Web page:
My experience (in multiple cars, albeit not your make/model) has been that this sound always means your cooling system is under-filled. If you've emptied your cooling system and refilled it, it can be really hard to get all the air pockets out of the heater core, especially since in many vehicles it's almost as high as the radiator cap and at the opposite ...
It is unlikely that simply removing and re installing the wheel would cause air to enter the brake system, though I suppose if someone had repeatedly squeezed the brake lever while the wheel was off the bike, that could have run the master cylinder reservoir dry and admitted air. One should never apply the brakes unless brake pads and brake rotor are all ...
Off the top of my head I would look at the following:
The clutch start switch - a broken wire or switch will prevent you from starting the bike. It disables the starter relay by grounding it out unless you pull in the clutch. It's located on the handlebar and is integrated into the clutch lever landing.
Side Stand Switch - See if the ...
It's almost a bit normal
Your brake pads aren't lined up on the wear grooves of your disc.
What is very common on dirtbikes is to get a few grooves, not necessarily deep, cut into the discs/rotors. When you put the wheel back onto the bike the pads on your front caliper were just a little bit off.
There really isn't any tool or special alignment you ...
All engines retain a small amount of residual oil even if you let the sump drain for awhile. If you do not change the oil filter then it will also be storing some oil in it. For diesel engines, particularly, it is advisable to change the oil filter each time you change the oil. Don’t be surprised if you change the lubricating oil in your diesel, run the ...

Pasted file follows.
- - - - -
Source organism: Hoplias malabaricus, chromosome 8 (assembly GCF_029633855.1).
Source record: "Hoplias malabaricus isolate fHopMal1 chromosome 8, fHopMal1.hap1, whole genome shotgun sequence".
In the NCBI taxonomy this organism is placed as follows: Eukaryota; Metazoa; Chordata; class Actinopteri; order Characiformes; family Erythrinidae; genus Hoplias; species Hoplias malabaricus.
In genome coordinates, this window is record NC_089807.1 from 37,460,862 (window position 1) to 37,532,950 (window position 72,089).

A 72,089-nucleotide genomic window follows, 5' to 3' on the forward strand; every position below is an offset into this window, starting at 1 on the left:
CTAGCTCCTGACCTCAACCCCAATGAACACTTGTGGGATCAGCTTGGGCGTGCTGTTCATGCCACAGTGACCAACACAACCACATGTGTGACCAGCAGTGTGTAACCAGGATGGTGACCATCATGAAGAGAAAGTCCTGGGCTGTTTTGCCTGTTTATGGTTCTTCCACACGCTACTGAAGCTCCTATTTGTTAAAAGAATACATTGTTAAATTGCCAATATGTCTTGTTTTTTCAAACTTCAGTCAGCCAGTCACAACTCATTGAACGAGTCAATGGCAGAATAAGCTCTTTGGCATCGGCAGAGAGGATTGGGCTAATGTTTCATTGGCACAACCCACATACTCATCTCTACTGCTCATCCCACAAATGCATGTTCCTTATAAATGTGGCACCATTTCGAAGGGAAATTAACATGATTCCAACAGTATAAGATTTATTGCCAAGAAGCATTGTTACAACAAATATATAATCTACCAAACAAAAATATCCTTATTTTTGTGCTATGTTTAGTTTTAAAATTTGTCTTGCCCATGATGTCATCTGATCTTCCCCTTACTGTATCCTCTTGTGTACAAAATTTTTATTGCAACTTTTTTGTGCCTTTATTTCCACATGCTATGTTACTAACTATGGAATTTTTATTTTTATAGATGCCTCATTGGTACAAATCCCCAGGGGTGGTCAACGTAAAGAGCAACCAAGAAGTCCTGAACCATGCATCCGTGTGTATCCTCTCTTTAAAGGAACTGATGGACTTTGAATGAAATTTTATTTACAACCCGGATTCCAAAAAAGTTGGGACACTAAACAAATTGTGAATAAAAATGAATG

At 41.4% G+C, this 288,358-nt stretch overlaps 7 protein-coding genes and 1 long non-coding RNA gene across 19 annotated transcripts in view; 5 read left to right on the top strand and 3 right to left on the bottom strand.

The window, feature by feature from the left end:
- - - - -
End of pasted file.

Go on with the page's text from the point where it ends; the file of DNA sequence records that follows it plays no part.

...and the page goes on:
The phenomenon is called as hitting "False Neutral" while shifting.
Basically when the clutch is not able to engage the selected gear properly the drive shaft stays in the mode of stasis . i.e simulating the effect of the bike being in neutral. The only difference between a regular neutral and this one is that you don't see the neutral light on the dash.
You can use this method to pull certain types of dents.
Here is one method to resolve the dent issue.
glue these plastic ding tabs to the center of the dent. You can find them by googling "plastic ding tab"
You will use a hot glue gun and hot glue them to your dent.
Use a dent puller slide hammer. The tip should screw into the ...
My buddy recommends using Irwin Easy Outs.
these to remove from inside the hex
these to remove from the outside
Impact drivers are always recommended.
If that doesn't do it, vise grips could, but could also cause more damage.
Also getting some penetrating lube on them will help if you haven't already.
Cut a small slot in one edge of the periphery (muffler abrasive whizzer tool), and hammer a chisel in that slot to move the socket head capscrew in the loosening (CCW) direction. You needed to replace it anyway...
Also, you CANNOT use too much PB blaster, Kroil, or whatever your favorite liquid penetrating oil is. Rap the head lightly with a hammer a few ...
Heat is the key to loosen the bolts off - I use a butane torch, if you have access to oxy torch, they can be carefully used too. Keep it local to the bolt as it can affect the rotor magnets which may or may not be an issue for you if you are replacing the actual rotor). Then for the knackered bolt heads, find a sacrificial Torx bit or the right size to jam ...